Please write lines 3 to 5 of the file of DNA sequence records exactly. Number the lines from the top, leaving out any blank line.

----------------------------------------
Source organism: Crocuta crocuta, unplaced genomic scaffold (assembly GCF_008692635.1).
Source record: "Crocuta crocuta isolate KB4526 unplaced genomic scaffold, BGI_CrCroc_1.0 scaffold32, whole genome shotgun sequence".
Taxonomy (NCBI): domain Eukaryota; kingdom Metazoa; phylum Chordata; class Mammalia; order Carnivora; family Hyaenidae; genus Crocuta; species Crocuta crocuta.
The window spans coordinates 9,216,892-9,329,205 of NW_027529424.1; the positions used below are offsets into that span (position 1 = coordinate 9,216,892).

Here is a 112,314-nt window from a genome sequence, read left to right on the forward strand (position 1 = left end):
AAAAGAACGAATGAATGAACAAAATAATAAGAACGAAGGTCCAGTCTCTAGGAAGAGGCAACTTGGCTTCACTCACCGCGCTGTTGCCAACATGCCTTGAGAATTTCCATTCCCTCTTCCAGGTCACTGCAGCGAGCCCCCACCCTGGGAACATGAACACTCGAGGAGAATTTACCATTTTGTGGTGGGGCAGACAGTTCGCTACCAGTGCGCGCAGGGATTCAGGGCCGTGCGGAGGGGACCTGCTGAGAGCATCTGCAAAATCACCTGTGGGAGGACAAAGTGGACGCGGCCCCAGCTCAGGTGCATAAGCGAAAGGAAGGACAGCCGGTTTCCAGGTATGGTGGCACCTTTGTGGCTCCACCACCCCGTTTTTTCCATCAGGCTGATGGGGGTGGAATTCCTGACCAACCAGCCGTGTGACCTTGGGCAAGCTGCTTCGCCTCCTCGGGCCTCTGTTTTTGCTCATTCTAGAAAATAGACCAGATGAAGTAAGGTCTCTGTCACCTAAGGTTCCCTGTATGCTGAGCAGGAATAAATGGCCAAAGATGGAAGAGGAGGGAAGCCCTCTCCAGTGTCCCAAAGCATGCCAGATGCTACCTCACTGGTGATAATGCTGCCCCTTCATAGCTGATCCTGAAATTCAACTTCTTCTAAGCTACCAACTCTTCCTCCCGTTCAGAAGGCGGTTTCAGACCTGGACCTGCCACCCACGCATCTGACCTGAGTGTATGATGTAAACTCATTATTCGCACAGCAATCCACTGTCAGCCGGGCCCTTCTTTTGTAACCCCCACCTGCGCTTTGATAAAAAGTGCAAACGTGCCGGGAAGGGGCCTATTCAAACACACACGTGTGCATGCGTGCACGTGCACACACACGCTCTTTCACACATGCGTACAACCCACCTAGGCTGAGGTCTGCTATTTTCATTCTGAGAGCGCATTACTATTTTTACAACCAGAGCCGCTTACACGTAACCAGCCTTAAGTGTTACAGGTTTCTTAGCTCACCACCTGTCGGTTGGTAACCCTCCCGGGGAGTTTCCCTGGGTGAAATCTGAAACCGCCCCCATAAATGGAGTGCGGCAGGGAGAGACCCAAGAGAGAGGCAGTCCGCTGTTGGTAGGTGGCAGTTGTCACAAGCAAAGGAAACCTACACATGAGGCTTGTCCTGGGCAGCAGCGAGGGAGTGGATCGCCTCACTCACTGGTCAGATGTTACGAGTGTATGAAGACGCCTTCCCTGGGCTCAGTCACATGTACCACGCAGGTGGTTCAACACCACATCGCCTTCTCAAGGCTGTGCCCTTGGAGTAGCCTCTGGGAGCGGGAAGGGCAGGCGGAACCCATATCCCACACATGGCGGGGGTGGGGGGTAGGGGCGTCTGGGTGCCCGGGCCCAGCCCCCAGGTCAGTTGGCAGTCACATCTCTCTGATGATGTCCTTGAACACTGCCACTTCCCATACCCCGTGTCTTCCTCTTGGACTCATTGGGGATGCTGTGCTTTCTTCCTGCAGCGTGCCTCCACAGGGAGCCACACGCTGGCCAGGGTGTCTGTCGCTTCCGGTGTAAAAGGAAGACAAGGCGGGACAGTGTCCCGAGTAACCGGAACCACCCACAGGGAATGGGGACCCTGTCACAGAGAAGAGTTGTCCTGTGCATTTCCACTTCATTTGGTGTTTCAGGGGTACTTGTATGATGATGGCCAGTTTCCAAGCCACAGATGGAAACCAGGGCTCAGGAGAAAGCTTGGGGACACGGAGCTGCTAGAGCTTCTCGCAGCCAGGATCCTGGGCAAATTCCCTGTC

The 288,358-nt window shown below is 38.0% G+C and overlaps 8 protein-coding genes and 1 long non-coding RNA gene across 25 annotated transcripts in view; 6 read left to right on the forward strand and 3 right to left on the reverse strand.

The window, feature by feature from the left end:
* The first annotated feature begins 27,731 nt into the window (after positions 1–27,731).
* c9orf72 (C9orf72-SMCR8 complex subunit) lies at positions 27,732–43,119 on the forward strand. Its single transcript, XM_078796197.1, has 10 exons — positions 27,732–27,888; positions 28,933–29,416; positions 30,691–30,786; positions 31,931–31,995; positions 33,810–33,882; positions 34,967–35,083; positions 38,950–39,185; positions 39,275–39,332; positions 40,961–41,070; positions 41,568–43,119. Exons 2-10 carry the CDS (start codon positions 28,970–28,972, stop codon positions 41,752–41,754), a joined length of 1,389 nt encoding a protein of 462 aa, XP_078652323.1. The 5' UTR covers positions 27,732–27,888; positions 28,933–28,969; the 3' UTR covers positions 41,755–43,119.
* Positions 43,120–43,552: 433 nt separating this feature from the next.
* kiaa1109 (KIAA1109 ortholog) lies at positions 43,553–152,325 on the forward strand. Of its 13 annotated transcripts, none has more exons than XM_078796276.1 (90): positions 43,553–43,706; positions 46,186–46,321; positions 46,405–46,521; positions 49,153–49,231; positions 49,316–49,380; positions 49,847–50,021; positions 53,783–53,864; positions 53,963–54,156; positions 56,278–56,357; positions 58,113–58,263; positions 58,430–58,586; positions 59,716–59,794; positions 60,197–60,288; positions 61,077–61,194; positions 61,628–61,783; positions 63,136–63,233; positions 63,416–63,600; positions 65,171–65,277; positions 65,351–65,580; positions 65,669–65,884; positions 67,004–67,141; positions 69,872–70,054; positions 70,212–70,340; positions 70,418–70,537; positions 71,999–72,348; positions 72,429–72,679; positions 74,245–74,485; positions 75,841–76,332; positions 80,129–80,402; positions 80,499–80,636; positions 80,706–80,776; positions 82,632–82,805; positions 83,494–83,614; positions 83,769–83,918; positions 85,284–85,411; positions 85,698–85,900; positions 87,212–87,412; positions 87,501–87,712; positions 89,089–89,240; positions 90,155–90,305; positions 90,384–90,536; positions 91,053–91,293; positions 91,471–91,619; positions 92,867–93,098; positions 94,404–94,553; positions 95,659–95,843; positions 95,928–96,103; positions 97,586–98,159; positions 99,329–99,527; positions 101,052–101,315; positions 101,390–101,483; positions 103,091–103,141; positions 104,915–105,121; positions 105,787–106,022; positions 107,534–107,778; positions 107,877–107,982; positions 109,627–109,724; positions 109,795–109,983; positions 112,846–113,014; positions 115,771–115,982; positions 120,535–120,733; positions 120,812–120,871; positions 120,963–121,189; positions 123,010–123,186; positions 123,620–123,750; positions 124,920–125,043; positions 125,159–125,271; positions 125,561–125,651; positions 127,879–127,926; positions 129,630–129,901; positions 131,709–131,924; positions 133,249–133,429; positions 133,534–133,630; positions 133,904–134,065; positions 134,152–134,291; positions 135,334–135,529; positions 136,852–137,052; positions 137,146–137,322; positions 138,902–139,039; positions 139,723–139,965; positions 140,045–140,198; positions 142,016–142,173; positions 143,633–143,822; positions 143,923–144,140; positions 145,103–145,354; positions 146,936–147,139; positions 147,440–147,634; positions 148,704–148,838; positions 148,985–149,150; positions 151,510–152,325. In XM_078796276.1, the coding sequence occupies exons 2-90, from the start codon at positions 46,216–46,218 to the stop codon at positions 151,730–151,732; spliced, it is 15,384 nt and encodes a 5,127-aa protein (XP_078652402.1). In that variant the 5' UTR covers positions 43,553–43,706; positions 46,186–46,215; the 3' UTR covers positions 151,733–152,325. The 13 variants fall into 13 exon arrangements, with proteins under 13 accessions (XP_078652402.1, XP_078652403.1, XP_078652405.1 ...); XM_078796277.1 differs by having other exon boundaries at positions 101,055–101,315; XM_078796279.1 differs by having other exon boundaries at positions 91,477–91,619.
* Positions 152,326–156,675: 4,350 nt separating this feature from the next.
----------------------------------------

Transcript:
Taxonomy (NCBI): domain Eukaryota; kingdom Metazoa; phylum Chordata; class Mammalia; order Carnivora; family Hyaenidae; genus Crocuta; species Crocuta crocuta.
The window spans coordinates 9,216,892-9,329,205 of NW_027529424.1; the positions used below are offsets into that span (position 1 = coordinate 9,216,892).

Here is a 112,314-nt window from a genome sequence, read left to right on the forward strand (position 1 = left end):